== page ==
Glory Edim’s anthology ☛WELL-READ BLACK GIRL: FINDING OUR STORIES, DISCOVERING OURSELVES [pub: Ballatine Books] is finally here! Avid readers around the globe pre-ordered this collection of original essays by the likes of Jesmyn Ward, Jacqueline Woodson, Tayari Jones and more.
Edim founded WRBG book club, online community and movement –’cause really, that’s what it is – in 2015. Catch Glory and so many illustrious black women authors at this year’s Well-Read Black Girl Festival in Brooklyn. I can’t wait to check her out at Random House’s Big Ideas Night at the end of November. Click here for more deets.
Per Penguin Random House:
Remember that moment when you first encountered a character who seemed to be written just for you? That feeling of belonging remains with readers the rest of their lives—but not everyone regularly sees themselves in the pages of a book. In this timely anthology, Glory Edim brings together original essays by some of our best black women writers to shine a light on how important it is that we all—regardless of gender, race, religion, or ability—have the opportunity to find ourselves in literature.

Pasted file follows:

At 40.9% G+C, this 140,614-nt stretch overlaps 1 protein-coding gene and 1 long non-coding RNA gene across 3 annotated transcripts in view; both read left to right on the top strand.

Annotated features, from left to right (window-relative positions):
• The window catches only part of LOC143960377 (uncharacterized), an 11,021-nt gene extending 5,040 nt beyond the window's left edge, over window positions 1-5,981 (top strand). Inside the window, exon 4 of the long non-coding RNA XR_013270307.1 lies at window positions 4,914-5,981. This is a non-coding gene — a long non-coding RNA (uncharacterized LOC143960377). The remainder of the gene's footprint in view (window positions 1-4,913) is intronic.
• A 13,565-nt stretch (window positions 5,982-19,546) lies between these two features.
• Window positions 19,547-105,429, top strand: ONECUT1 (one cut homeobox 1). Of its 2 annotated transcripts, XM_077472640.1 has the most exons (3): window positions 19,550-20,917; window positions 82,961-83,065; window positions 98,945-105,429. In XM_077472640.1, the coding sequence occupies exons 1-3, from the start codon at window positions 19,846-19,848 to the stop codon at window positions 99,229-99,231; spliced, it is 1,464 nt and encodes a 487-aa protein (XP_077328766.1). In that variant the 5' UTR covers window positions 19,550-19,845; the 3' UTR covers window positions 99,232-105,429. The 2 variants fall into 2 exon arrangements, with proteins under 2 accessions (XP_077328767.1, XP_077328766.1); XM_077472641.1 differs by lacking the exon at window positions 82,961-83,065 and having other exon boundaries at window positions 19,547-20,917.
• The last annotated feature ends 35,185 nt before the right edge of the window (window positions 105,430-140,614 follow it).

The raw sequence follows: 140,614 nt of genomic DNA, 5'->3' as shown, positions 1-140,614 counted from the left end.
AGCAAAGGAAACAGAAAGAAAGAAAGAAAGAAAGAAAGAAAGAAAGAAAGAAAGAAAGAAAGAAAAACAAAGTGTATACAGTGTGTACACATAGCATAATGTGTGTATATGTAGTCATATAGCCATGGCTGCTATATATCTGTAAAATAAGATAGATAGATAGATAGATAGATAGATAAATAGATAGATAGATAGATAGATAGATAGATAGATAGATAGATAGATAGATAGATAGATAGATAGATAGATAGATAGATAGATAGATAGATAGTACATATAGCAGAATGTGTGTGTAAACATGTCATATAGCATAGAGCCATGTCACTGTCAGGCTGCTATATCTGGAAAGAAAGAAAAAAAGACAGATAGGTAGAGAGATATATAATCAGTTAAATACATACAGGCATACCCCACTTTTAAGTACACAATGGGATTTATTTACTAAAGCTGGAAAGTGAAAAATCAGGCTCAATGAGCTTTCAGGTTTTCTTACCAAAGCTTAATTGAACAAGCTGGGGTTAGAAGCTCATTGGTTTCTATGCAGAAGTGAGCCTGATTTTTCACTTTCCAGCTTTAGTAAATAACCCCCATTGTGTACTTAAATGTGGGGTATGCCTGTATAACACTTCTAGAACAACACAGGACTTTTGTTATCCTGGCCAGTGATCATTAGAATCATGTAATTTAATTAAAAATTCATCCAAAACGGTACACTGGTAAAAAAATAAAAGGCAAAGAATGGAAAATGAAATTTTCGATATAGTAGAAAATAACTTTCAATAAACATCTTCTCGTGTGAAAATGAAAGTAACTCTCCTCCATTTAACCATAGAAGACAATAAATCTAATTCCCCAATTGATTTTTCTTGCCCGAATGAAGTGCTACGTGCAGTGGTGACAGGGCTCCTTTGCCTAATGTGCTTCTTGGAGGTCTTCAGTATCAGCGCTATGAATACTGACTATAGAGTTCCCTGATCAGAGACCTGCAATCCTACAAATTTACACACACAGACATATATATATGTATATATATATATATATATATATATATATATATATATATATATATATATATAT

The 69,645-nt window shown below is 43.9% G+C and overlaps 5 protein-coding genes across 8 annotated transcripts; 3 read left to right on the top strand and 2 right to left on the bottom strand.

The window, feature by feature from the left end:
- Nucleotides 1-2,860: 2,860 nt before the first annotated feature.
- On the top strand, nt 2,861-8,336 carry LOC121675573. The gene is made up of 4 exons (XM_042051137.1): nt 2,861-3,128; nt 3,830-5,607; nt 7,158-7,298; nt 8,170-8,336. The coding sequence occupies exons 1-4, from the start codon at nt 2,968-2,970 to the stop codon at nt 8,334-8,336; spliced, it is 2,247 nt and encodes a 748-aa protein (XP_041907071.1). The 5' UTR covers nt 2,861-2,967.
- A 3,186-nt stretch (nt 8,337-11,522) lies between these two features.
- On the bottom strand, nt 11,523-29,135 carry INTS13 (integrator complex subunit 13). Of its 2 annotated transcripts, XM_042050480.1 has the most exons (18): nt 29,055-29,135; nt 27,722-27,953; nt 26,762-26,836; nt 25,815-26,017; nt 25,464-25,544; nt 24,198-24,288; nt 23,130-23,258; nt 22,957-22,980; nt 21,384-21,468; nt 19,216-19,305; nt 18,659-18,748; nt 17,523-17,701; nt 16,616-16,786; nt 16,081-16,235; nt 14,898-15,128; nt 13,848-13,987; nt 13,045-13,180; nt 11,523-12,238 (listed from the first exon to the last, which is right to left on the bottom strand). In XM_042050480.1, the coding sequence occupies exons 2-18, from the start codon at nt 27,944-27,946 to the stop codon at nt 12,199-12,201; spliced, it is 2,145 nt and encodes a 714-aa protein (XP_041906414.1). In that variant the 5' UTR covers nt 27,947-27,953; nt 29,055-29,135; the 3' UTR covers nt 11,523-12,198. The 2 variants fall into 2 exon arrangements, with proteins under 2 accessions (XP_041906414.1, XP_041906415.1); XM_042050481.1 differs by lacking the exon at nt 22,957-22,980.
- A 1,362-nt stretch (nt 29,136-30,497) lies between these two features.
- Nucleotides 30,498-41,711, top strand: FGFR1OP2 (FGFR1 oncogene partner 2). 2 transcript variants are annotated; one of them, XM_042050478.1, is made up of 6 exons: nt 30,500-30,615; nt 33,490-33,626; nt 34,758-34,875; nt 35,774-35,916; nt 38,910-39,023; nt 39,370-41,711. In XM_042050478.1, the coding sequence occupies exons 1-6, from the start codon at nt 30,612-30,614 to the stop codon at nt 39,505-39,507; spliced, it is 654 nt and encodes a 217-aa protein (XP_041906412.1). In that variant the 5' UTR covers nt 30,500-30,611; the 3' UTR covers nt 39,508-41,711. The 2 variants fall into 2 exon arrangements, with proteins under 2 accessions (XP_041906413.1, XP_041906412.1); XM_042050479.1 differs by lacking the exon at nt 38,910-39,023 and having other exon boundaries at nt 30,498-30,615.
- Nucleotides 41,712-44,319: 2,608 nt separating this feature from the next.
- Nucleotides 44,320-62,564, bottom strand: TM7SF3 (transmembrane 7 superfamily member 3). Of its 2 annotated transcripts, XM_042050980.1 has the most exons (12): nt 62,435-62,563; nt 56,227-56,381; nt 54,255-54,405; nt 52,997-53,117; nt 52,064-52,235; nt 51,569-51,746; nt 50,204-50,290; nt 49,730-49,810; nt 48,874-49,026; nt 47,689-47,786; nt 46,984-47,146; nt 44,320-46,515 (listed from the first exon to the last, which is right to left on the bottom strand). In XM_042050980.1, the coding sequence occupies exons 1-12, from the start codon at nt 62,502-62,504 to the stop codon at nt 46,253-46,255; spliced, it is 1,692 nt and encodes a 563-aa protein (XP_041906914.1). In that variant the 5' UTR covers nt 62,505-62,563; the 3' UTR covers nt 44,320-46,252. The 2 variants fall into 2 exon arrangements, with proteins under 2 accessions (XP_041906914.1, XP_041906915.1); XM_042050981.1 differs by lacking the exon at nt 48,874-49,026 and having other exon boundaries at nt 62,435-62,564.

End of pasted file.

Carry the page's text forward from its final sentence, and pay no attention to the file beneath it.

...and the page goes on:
Contributors include Jesmyn Ward (Sing, Unburied, Sing), Lynn Nottage (Sweat), Jacqueline Woodson (Another Brooklyn), Gabourey Sidibe (This Is Just My Face), Morgan Jerkins (This Will Be My Undoing), Tayari Jones (An American Marriage), Rebecca Walker (Black, White and Jewish), and Barbara Smith (Home Girls: A Black Feminist Anthology)
Whether it’s learning about the complexities of femalehood from Zora Neale Hurston and Toni Morrison, finding a new type of love in The Color Purple, or using mythology to craft an alternative black future, the subjects of each essay remind us why we turn to books in times of both struggle and relaxation. As she has done with her book club–turned–online community Well-Read Black Girl, in this anthology Glory Edim has created a space in which black women’s writing and knowledge and life experiences are lifted up, to be shared with all readers who value the power of a story to help us understand the world and ourselves.
What do you think?
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